Saturday, July 13, 2024

Louisiana lawsuit could limit advantage for attorneys who are state legislators

by BIZ Magazine

BY: JULIE O’DONOGHUE – Louisiana Illuminator

The Louisiana Supreme Court will review whether granting automatic delays in court proceedings to attorneys who are also state lawmakers is fair. The justices’ decision to do so comes just days after Gov. Jeff Landry vetoed a bill that would have changed the practice.

The court agreed Tuesday to hear arguments over whether Sen. Alan Seabaugh and Rep. Micheal Melerine, Republicans who are partners in a Shreveport law firm, have been unreasonably delaying court proceedings related to a car accident because of their legislative responsibilities.

Caddo Parish resident Theresa Fisher initially sued the driver who hit her car and his insurance company, Hanover Insurance Group, which Seabaugh and Melerine represent, in April 2019. She’s seeking financial compensation for medical problems she the accident caused, according to her attorneys.

The case, pending in the First Judicial District in Caddo, has been delayed more than once, sometimes because it conflicted with Seabaugh’s legislative schedule. He has been a lawmaker since 2010. Melerine joined the Legislature earlier this year.

The date of the trial was first scheduled in March 2021 and has been moved four times since then. It’s now on the calendar for this coming October.

Fisher’s attorneys, J. Cole Sartin and Joseph Gregorio, have asked a judge to weigh in on whether the legislative continuances, which were responsible for one of the trial delays as well as other extensions, are interfering with their client’s right to have her day in court.

Louisiana gives attorneys who are lawmakers leeway to ask for delays in court proceedings. They can seek a continuance for any time 30 days before until 30 days after a legislative session, as well as for travel and other meetings their elected role requires.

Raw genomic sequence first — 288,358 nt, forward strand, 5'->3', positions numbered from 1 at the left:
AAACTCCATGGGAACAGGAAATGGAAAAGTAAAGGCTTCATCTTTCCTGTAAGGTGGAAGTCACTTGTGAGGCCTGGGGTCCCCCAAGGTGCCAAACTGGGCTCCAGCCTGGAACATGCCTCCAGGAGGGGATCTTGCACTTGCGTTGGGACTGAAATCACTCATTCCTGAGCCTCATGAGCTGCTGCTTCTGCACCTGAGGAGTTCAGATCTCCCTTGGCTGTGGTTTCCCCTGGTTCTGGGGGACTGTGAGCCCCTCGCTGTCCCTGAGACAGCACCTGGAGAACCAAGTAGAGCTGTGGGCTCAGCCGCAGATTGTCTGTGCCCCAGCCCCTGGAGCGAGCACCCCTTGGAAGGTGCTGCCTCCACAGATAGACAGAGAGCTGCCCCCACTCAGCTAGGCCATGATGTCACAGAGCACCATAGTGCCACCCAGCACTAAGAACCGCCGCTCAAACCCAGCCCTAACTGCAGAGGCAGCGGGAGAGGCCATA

After Sartin and Gregorio first raised concerns over legislative delays with the court this spring, Seabaugh introduced legislation that would have given him leverage over the opposing attorneys.

Lawmakers, several of whom are also lawyers, went along with Seabaugh and voted unanimously for his proposal, but the governor vetoed the measure.

Senate Bill 185 would have required attorneys who challenged legislative extensions to pay the court costs and legal expenses for opposing state lawmakers. In other words, it would have likely forced Fisher, through Gregorio and Sartine, to pay Seabaugh because her attorneys raised the legal challenge to his legislative extensions, Gregorio said.
Seabaugh and Sartin declined to comment for this article. Gregorio said it was a “welcomed relief” to see Landry veto the bill that would have saddled his client with extra expenses

Not everyone was happy to see the legislation trashed, however. While it contained some expansion of lawmakers’ entitlement to court extensions, the bill also placed new restrictions on the practice that advocates for domestic violence victims have sought for years.

Had it become law, Seabaugh’s legislation would have prohibited lawmakers from using legislative extensions in cases involving protective orders, stalking, domestic violence and sexual assault. Child custody cases would also have been off limits for automatic continuances for lawmakers for the first time.

Kim Sport, an attorney and advocate for domestic violence survivors, said she was disappointed the bill didn’t become law.